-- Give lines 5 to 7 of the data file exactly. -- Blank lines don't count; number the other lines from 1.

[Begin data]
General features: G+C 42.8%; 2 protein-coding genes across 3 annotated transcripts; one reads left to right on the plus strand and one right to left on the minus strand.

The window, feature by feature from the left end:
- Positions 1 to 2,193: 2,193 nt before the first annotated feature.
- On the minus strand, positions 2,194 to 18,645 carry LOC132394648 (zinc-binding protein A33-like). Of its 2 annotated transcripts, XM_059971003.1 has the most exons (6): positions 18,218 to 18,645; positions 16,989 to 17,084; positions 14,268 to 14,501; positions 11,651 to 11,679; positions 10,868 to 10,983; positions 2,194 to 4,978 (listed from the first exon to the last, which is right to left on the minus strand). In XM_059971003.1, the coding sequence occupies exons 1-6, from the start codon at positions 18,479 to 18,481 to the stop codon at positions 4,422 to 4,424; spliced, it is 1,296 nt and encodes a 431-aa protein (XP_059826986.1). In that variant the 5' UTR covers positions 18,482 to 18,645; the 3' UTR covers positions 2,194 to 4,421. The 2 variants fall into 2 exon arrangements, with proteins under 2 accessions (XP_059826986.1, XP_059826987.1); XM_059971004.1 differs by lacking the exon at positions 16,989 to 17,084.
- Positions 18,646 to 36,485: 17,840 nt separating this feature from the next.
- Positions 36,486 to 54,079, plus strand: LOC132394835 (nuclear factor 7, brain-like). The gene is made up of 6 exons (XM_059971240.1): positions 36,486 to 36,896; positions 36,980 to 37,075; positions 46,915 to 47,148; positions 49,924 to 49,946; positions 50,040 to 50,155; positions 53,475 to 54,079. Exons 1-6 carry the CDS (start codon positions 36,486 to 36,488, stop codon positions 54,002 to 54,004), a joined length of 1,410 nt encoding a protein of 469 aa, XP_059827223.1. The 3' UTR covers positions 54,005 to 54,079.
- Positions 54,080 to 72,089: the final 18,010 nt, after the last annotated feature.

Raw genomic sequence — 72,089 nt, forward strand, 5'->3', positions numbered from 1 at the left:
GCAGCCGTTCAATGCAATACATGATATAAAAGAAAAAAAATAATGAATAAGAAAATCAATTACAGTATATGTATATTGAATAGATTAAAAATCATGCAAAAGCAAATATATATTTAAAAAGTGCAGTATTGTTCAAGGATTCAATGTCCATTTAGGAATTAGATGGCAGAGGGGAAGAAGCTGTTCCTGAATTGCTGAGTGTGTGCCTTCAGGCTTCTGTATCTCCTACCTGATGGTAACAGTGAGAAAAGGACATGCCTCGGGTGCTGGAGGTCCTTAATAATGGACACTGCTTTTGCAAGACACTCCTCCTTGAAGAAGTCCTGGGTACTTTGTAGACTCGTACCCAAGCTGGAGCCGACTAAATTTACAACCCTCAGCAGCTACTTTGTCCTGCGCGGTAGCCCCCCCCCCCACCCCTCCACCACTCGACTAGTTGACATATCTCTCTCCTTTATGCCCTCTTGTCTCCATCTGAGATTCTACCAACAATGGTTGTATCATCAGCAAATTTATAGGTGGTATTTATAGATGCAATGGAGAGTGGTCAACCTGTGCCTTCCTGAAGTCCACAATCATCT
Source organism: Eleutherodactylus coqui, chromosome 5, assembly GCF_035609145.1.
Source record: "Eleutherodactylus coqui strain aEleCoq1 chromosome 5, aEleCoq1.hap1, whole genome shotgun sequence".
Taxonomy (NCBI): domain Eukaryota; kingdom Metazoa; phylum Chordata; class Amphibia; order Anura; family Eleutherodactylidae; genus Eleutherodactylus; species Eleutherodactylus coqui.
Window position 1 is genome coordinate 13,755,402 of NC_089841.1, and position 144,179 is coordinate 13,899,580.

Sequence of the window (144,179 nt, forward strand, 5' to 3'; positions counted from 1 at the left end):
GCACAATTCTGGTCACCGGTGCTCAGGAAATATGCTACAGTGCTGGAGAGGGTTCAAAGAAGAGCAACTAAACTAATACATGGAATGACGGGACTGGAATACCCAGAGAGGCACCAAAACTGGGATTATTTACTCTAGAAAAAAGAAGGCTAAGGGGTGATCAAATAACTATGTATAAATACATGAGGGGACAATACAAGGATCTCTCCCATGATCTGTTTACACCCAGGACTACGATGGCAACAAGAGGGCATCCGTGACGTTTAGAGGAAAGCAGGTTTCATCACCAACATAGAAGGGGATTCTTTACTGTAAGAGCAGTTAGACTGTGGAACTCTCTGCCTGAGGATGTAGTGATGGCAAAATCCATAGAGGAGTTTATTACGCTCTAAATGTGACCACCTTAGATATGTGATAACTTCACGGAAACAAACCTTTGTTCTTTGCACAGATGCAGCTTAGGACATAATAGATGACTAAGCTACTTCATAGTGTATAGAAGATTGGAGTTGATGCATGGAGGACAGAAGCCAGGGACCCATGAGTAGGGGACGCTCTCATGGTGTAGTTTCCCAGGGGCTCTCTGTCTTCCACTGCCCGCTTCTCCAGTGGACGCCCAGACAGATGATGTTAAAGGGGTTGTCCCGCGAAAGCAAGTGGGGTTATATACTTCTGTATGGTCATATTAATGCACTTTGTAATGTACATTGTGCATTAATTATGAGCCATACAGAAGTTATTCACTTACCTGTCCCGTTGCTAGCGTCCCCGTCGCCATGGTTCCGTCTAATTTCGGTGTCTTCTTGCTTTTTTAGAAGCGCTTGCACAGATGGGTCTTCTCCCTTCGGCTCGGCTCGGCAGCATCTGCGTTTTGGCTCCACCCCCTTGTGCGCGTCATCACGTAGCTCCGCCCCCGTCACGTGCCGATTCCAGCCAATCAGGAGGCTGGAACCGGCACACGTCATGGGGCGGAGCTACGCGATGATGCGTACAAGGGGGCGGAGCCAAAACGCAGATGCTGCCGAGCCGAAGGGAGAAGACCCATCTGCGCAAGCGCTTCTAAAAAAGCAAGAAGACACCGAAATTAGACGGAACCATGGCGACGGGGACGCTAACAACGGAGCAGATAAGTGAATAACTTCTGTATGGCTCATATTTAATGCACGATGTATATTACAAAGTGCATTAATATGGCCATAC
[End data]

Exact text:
- Positions 18,646 to 36,485: 17,840 nt separating this feature from the next.
- Positions 36,486 to 54,079, plus strand: LOC132394835 (nuclear factor 7, brain-like). The gene is made up of 6 exons (XM_059971240.1): positions 36,486 to 36,896; positions 36,980 to 37,075; positions 46,915 to 47,148; positions 49,924 to 49,946; positions 50,040 to 50,155; positions 53,475 to 54,079. Exons 1-6 carry the CDS (start codon positions 36,486 to 36,488, stop codon positions 54,002 to 54,004), a joined length of 1,410 nt encoding a protein of 469 aa, XP_059827223.1. The 3' UTR covers positions 54,005 to 54,079.
- Positions 54,080 to 72,089: the final 18,010 nt, after the last annotated feature.